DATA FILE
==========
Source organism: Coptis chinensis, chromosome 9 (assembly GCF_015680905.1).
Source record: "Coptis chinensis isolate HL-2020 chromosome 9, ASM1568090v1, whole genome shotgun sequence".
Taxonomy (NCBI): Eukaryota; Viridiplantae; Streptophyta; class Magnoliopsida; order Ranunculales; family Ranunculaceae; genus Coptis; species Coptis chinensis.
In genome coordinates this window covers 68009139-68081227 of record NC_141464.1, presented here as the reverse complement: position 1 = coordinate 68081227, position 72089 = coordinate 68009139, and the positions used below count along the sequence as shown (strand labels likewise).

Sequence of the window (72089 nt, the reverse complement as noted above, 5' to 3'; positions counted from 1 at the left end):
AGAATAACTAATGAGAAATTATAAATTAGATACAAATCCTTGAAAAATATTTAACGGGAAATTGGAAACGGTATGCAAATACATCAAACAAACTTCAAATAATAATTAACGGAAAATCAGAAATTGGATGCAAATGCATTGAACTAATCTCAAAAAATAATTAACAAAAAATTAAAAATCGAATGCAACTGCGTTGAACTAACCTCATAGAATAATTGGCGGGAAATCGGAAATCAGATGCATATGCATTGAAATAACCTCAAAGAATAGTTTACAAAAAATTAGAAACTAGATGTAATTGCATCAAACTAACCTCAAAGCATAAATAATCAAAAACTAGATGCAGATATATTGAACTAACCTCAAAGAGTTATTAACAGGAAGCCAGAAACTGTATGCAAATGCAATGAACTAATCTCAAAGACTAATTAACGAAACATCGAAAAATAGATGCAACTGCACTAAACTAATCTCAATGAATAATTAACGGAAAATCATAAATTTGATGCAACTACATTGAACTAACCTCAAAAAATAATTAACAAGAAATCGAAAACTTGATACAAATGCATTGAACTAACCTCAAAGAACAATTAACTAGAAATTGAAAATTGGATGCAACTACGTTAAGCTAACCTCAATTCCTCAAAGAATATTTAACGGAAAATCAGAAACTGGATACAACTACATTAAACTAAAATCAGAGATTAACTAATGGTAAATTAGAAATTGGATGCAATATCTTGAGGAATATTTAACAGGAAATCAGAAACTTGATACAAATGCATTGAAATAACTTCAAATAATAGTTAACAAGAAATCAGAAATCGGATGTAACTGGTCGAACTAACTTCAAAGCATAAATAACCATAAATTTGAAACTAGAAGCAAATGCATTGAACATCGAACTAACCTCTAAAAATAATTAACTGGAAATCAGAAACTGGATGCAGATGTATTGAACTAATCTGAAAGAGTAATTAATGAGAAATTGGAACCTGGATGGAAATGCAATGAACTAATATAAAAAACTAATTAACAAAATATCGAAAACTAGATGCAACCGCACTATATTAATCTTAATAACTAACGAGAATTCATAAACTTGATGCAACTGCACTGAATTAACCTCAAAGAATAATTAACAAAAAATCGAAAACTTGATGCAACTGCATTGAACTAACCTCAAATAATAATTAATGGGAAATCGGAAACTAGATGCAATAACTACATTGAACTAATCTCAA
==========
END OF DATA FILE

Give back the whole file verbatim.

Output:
Source organism: Coptis chinensis, chromosome 9 (assembly GCF_015680905.1).
Source record: "Coptis chinensis isolate HL-2020 chromosome 9, ASM1568090v1, whole genome shotgun sequence".
Taxonomy (NCBI): Eukaryota; Viridiplantae; Streptophyta; class Magnoliopsida; order Ranunculales; family Ranunculaceae; genus Coptis; species Coptis chinensis.
In genome coordinates this window covers 68009139-68081227 of record NC_141464.1, presented here as the reverse complement: position 1 = coordinate 68081227, position 72089 = coordinate 68009139, and the positions used below count along the sequence as shown (strand labels likewise).

Sequence of the window (72089 nt, the reverse complement as noted above, 5' to 3'; positions counted from 1 at the left end):
AGAATAACTAATGAGAAATTATAAATTAGATACAAATCCTTGAAAAATATTTAACGGGAAATTGGAAACGGTATGCAAATACATCAAACAAACTTCAAATAATAATTAACGGAAAATCAGAAATTGGATGCAAATGCATTGAACTAATCTCAAAAAATAATTAACAAAAAATTAAAAATCGAATGCAACTGCGTTGAACTAACCTCATAGAATAATTGGCGGGAAATCGGAAATCAGATGCATATGCATTGAAATAACCTCAAAGAATAGTTTACAAAAAATTAGAAACTAGATGTAATTGCATCAAACTAACCTCAAAGCATAAATAATCAAAAACTAGATGCAGATATATTGAACTAACCTCAAAGAGTTATTAACAGGAAGCCAGAAACTGTATGCAAATGCAATGAACTAATCTCAAAGACTAATTAACGAAACATCGAAAAATAGATGCAACTGCACTAAACTAATCTCAATGAATAATTAACGGAAAATCATAAATTTGATGCAACTACATTGAACTAACCTCAAAAAATAATTAACAAGAAATCGAAAACTTGATACAAATGCATTGAACTAACCTCAAAGAACAATTAACTAGAAATTGAAAATTGGATGCAACTACGTTAAGCTAACCTCAATTCCTCAAAGAATATTTAACGGAAAATCAGAAACTGGATACAACTACATTAAACTAAAATCAGAGATTAACTAATGGTAAATTAGAAATTGGATGCAATATCTTGAGGAATATTTAACAGGAAATCAGAAACTTGATACAAATGCATTGAAATAACTTCAAATAATAGTTAACAAGAAATCAGAAATCGGATGTAACTGGTCGAACTAACTTCAAAGCATAAATAACCATAAATTTGAAACTAGAAGCAAATGCATTGAACATCGAACTAACCTCTAAAAATAATTAACTGGAAATCAGAAACTGGATGCAGATGTATTGAACTAATCTGAAAGAGTAATTAATGAGAAATTGGAACCTGGATGGAAATGCAATGAACTAATATAAAAAACTAATTAACAAAATATCGAAAACTAGATGCAACCGCACTATATTAATCTTAATAACTAACGAGAATTCATAAACTTGATGCAACTGCACTGAATTAACCTCAAAGAATAATTAACAAAAAATCGAAAACTTGATGCAACTGCATTGAACTAACCTCAAATAATAATTAATGGGAAATCGGAAACTAGATGCAATAACTACATTGAACTAATCTCAA